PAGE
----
This group of nations will consider 5 options to reduce the exposure of banks to sovereign debt.  They don’t want a “Doom Loop” to materialize, if the EU heads into another downward spiral.

Note to U.K. voters -- if you are not in the EU, you are not at the table.

Over the weekend -- in a more global setting -- 3 large cap stocks scored notable Zack #1 Rank (Strong Buy) upgrades. Two stocks show us the U.S. still has cyclical companies actively kicking up business. One Japanese stock shows us the global electronic components/semiconductor industry is still experiencing fresh upgrades to its outlook.  

Here they are—

Lear Corp (LEA): This U.S. auto parts stock holds a Zacks VGM trifecta, with an A in Value, Growth, and Momentum. The stock tallies an overall value of A in the VGM context and has a $7.98 billion market cap.

Manpower (MAN):  This U.S. staffing company gets an A for Zacks Value, and a B for Zacks Growth and has a $6.0 billion market cap.

TDK Corp (TTDKY): This Japanese electronics-miscellaneous components stock gets an A for Zacks Value. The stock tallies an overall A in the VGM context and has a $7.3 billion market cap.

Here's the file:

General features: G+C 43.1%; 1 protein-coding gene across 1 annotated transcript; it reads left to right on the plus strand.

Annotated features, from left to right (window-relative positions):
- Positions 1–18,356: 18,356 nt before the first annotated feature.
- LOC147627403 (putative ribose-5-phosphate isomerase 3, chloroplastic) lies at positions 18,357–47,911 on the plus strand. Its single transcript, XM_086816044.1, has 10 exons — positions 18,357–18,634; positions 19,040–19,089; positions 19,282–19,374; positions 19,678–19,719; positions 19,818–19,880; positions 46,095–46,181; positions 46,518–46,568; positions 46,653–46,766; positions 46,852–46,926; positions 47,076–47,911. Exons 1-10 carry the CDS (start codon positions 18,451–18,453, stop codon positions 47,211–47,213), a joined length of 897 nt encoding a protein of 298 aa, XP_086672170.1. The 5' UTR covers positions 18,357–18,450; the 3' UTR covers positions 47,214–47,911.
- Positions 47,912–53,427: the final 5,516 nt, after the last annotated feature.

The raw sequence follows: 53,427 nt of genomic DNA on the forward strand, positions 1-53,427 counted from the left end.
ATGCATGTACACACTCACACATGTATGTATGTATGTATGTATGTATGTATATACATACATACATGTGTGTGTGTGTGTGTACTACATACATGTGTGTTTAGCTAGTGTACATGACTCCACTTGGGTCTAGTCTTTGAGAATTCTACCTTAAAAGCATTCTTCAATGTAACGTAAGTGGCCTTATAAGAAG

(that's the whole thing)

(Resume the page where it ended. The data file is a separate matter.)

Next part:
Study Up on the Global Week Ahead for Macro Fundamentals—

On Monday, the NAHB Builders Survey comes out in the U.S.  Look for 59, which is slightly better than the prior 58.

The Fed’s Kashkari speaks in Minneapolis, MN and the Fed’s Rosengren speaks in New Britain, CT.

On Tuesday, a fresh Eurozone ZEW (economic sentiment) index comes out.  The market looks for an 8 after a prior 4.3. The ZEW (current conditions) should be 50.8, slightly better than a prior 50.7.

U.S. building permits should be 1.2 million, above the prior 1.167 million mark.  Spring is here. U.S. housing starts should be 1.170, about the same as the prior 1.178.

U.K. Finance Minister Osborne speaks before Parliament’s Treasury Committee, on three scenarios after the Brexit vote. The BoE’s Carney speaks before the House of Lords.